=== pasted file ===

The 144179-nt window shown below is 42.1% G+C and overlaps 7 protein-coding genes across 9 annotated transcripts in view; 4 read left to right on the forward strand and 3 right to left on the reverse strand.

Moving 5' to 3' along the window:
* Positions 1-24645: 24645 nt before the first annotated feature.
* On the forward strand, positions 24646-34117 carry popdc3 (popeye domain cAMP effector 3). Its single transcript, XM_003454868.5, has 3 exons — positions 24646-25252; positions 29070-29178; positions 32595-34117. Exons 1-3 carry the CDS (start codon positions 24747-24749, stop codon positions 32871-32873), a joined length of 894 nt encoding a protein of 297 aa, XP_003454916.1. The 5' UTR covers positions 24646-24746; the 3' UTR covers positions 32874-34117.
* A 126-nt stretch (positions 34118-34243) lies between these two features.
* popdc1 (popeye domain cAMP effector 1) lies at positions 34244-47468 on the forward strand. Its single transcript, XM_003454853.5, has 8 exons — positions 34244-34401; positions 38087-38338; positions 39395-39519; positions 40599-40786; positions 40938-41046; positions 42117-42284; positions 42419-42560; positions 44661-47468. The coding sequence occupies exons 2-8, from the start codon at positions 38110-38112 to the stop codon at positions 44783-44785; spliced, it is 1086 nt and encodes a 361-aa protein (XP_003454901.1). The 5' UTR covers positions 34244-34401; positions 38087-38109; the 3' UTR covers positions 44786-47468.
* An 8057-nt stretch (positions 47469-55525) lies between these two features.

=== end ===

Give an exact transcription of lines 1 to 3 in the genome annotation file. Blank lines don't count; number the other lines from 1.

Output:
The 144179-nt window shown below is 42.1% G+C and overlaps 7 protein-coding genes across 9 annotated transcripts in view; 4 read left to right on the forward strand and 3 right to left on the reverse strand.

Moving 5' to 3' along the window:
* Positions 1-24645: 24645 nt before the first annotated feature.